In your Xmas Man episode, you introduced the Christmas card topic by struggling through which valediction to use. I especially appreciated your comment regarding 'xoxo': "They'll know it's a forgery!"
I am constantly struggling with this in personal writing, and haven't found a go-to way to sign off emails.
Do you have any good suggestions for valedictions? "Sincerely" is so overused it doesn't seem sincere at all. And "Regards" is what my dad uses, so it seems wrong for me. Don't even get my started on "Blessings". Is it possible to avoid being hackneyed while also avoiding sounding like you're deliberately bucking standard form?
Readers, what would you suggest? I often opt for 'Cheers', in the casual goodbye sense (rather than the drink salutation or sitcom), but outside of Britain this might not wash. So, please advise.
Listener Abigail is participating in Inktober, where she draws one ink illustration per day throughout the month. Imagine my delight when she drew this werewolf and wifwolf, inspired by the Architecting About Dance episode!
Click here to see Abigail's other Inktober illustrations, and visit abigailmccoy.com to see the rest of her beautiful work.
Beloved listeners, would you be willing to contribute your thoughts to an upcoming Allusionist episode?
I want to know if you have Feelings, positive or negative, about the term 'step' regarding your step-parents or -children; or if there are epithets you prefer to use to avoid any step-terms.
If so, please divulge them in a voice memo and send to me at firstname.lastname@example.org; you don't need to use your name if you'd rather not.
Much obliged to you,
In the Brunch episode of the Allusionist, we got into portmanteau words, good (spork) and bad (you're on The List, cronut).
I asked the good people at facebook.com/allusionistshow to supply their most loathed portmanteau words, and, as my Animoto challenge for this week, I have compiled them into the following video, PortmantNO.
In response to the puns episode, Seth in Hong Kong writes:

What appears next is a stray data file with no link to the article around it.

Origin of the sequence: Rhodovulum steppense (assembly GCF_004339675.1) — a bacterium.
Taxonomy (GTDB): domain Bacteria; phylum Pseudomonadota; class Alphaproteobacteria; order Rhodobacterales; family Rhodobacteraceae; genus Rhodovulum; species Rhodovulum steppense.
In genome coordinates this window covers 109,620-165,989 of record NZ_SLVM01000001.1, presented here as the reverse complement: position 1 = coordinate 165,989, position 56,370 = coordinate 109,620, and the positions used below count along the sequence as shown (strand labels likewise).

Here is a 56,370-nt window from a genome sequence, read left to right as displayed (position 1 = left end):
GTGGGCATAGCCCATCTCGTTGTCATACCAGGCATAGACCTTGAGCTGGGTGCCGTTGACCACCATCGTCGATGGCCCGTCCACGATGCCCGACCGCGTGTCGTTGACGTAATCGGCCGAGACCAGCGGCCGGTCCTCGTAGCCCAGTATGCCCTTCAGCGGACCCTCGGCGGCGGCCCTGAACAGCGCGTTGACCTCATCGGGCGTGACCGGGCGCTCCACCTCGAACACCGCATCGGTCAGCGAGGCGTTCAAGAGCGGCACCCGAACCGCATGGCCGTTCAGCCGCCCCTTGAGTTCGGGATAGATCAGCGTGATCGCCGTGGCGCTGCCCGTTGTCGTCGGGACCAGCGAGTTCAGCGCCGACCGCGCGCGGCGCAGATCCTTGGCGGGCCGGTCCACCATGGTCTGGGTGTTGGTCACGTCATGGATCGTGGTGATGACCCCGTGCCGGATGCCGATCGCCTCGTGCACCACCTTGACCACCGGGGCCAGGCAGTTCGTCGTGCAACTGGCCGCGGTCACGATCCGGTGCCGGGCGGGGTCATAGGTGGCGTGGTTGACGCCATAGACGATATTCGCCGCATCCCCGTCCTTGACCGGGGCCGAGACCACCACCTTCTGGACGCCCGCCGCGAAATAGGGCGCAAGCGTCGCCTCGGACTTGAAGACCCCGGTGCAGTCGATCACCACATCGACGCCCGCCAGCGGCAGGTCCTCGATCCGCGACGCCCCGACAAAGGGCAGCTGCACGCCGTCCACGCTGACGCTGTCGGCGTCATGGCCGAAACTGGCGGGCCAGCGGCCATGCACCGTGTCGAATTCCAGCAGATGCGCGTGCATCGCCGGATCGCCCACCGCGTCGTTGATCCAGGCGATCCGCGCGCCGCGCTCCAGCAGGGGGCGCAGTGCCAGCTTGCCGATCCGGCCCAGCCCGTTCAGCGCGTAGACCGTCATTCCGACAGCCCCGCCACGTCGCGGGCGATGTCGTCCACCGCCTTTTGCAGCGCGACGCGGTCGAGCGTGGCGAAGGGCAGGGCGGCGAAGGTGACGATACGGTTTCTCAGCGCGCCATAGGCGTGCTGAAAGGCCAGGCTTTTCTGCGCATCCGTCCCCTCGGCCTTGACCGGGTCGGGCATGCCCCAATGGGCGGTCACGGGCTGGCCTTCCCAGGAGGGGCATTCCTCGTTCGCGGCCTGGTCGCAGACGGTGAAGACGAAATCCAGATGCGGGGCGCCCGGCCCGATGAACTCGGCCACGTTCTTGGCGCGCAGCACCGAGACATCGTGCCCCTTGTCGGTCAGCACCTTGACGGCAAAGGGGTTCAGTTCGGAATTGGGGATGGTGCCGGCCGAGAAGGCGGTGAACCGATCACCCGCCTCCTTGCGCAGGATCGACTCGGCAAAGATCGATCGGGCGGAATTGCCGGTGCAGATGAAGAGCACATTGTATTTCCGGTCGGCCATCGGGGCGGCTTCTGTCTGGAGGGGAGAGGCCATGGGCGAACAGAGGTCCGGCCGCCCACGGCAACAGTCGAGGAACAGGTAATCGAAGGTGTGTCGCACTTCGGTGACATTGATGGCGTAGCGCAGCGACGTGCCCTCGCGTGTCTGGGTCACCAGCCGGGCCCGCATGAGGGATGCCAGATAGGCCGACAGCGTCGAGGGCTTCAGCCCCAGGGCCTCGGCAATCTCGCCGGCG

I just wondered if you were familiar with a recent pun in Hong Kong that was at the center of the largest protest in Hong Kong’s history: Lufsig.
SEE HOW EVIL PUNS ARE! No wonder China banned them.
The IKEA toy wolf named Lufsig is an impressively complex pun, combining crudity, political satire and linguistic dissent. Read more about it from the Guardian, or below (click on the images to enlarge):
Regarding trap streets, as glancingly referenced towards the end of the Mountweazel episode, listener Glenn writes:
These are also known as "Paper Towns" and author John Green featured such a town: Aglo New York in his book Paper Towns. The story is that in the 1930s, Agloe, New York was placed on maps by (if I recall) the Esso Oil Company as a copyright trap. Then years later, they sued Rand McNally for having Agloe on their maps. But Rand McNally said ,"Look again, since you put that locale on the map at the intersection of two country roads, people have put up several buildings at that site and a sign that says Algo NY" So the copyright trap inspired people to actually create a real town.
That's a real fake place in fiction*, but in the factual realm of real fake places, has listener Jonathan found a paper school? He writes:
Talking of map traps, I believe I found one in Google, the gloriously named Upper Bottom School.
If I had a daughter, I would not send her there.
Can any of you confirm whether there really is an Upper Bottom School in Missouri? The links I can find to it all seem to be online maps, suggesting that if it is a copyright trap, it is doing its work.
*If you've an appetite for mountweazel-related fiction, listener Erin says: "The Borges story 'Tlön, Uqbar, Orbis Tertius' takes it to its imaginative extreme."
UPPER BOTTOM UPDATE: